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It is not often that a city has a team win a major pro championship, then threaten to move before the champagne puddles dry out on the locker-room rug. But that is what happened to Rochester, N.Y. last week when the fast, feisty Griffins defeated the Philadelphia Wings 14-12 in the sixth and deciding game of the National Lacrosse League's first championship playoffs and then continued to make plans to skip town.
As befits an event of such epic magnitude, the final game ended with the fans at Rochester's War Memorial Arena bellowing, "We're No. 1, we're No. 1." It was an ironic cheer for a club whose ticket office number might as well have been unlisted for both the playoffs and the regular season. For the series clincher a typically undersized crowd of 2,525 filed into the decrepit War Memorial, their number increased by 50 Philly fanatics who had driven six hours to watch the contest.
Because this remarkable Rochester team attracted such unremarkable attention, it is more than likely that the Griffs very soon will pack up their sticks, gloves and the Nations Trophy symbolic of their recent conquest and move to Pittsburgh. While the NLL season therefore may have ended in the wrong town, there is no doubt that it was finished off by the right team in an exciting best-of-seven playoff that, for all who witnessed it, leaves the World Series with a tough act to follow.
Box lacrosse is hockey at room temperature. It is thus bereft of such time-consuming ploys as icing the puck but it is as thoroughly dominated by Canadians as hockey is. The box game combines the best features of outdoor field lacrosse with elements of basketball, hockey, soccer and thermonuclear holocaust.
If a single season is sufficient test, this blend has a future in the glutted market of professional sports, at least in Philadelphia. The Wings averaged 8,719 for their 20 regular-season home games and drew 24,256 more to the Spectrum for three playoff dates against Rochester. While finishing first with a 27-13 record during the NLL's regular season, Philadelphia was blessed with palpable indications of rabid fan support, such as bed-sheet banners, posters impugning the virility of various rivals and honest-to-goodness all-American groupies.
Wings' crowds were dominated by teen-agers and pre-adolescents who, lacking the bread required to sit in awe of the hockey Flyers, transferred their affections to the lacrosse team. Sadly for the new NLL champions, that was hardly the case in Rochester, where absentee ownership, inept promotion and an ill-conceived attempt to scare up crowds by threatening to move the franchise added up to empty seats.
Fan support is only one of many contrasts between the series finalists. The Griffins, the most exciting NLL team, employ a free-wheeling, fast-break offense. The Wings are slower and more disciplined, with patterns and picks designed to exploit their deadly shooting. In the goal Philadelphia's 5'11", 197-pound Wayne Piatt rarely ranges far from the net, while Rochester's Merv Marshall not only roams into the corners to save his defensemen the work of clearing loose balls, but also advances over the center line in short-handed situations to assist in killing penalties.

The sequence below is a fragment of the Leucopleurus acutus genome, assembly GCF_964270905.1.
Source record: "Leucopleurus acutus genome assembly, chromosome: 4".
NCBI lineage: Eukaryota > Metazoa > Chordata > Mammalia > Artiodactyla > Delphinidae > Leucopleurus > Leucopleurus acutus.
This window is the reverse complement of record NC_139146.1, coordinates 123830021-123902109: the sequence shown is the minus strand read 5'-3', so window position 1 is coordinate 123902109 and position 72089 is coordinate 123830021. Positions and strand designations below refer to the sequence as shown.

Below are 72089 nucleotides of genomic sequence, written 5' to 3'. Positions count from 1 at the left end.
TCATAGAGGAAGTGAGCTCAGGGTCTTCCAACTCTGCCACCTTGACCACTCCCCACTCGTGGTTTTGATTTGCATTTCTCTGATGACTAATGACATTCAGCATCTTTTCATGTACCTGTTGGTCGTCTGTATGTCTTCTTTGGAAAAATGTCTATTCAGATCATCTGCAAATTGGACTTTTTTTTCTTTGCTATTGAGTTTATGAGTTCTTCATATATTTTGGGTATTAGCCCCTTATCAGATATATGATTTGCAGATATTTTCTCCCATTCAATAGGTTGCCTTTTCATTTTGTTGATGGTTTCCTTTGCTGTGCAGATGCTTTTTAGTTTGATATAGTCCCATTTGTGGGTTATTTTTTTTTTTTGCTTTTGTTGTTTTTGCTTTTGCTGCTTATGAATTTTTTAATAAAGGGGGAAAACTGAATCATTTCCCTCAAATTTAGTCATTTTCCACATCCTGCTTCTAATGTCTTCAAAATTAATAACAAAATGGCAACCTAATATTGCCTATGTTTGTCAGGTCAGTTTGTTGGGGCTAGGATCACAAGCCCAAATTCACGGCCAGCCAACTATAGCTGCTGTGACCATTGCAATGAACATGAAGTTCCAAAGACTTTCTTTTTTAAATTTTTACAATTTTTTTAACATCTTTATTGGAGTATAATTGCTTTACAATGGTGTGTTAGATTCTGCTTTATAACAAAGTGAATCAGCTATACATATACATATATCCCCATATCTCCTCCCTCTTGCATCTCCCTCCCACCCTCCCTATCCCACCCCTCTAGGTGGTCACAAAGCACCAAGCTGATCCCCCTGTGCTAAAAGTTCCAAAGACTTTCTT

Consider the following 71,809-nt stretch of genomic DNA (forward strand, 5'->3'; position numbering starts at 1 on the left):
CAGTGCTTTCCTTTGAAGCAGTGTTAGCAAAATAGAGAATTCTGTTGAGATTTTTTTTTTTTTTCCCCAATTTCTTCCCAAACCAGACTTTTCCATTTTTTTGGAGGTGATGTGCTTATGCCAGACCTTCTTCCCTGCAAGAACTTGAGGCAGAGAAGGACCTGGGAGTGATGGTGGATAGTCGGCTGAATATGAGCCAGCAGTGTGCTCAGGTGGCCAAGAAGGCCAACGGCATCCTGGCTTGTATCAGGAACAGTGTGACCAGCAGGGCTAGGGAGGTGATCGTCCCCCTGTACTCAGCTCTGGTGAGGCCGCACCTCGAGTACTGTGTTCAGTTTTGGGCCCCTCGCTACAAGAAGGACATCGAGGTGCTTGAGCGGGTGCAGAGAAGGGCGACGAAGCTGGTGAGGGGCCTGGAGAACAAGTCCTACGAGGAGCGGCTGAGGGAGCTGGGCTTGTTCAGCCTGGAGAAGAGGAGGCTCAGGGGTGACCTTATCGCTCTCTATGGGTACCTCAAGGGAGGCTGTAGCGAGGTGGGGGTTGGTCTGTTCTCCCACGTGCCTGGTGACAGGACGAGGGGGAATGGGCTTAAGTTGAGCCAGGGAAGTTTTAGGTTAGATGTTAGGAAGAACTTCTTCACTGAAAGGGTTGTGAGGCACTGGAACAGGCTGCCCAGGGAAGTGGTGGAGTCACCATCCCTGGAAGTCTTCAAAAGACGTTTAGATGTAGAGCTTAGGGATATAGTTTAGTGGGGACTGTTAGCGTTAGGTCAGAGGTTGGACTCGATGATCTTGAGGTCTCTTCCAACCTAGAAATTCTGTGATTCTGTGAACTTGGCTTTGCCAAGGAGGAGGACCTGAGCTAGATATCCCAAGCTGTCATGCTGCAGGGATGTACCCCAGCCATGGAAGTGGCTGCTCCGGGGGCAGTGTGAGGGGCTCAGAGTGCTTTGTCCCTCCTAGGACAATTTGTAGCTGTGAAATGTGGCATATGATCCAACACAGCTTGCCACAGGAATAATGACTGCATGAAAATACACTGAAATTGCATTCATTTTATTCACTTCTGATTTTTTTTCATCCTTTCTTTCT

An even bigger difference between the two clubs is their coaches, who have about as much in common as David Niven and Alice Cooper. Philadelphia's Bobby Allan, a soft-spoken, balding high school vice-principal in Peterborough, Ontario, the hometown of 12 of his Wings, is a polite, cool-headed man who is much respected in lacrosse circles. Allan seldom loses his temper over referees' decisions and refused to criticize any of his players for the Wings' defeat in the playoffs.
Behind the Rochester bench, perhaps providing his team with the edge it needed in this series, was Morley Kells. A brash, dapper, 38-year-old combination of George Allen, Norm Van Brocklin and Sammy Glick, Kells is variously feared, reviled and admired by his peers, who all seemed to agree: "He'll do anything to win." Kells is a man with limited tolerance for error. During one playoff leading to the Nations Trophy series, he suspended a player while a game was in progress for repeating a mistake.
Kells is most often criticized for "Gamesmanship"—bending, if not fracturing, the rules and, well, doing anything to win. When someone broke into the Wings' locker room preceding the fourth game in Rochester and stole 13 pairs of the visitors' shoes along with some gloves, sticks and other gear, several lacrosse people facetiously suggested that Kells was probably at the bottom of the whole thing. A similar complaint was heard during the decisive game when the air conditioning was not working.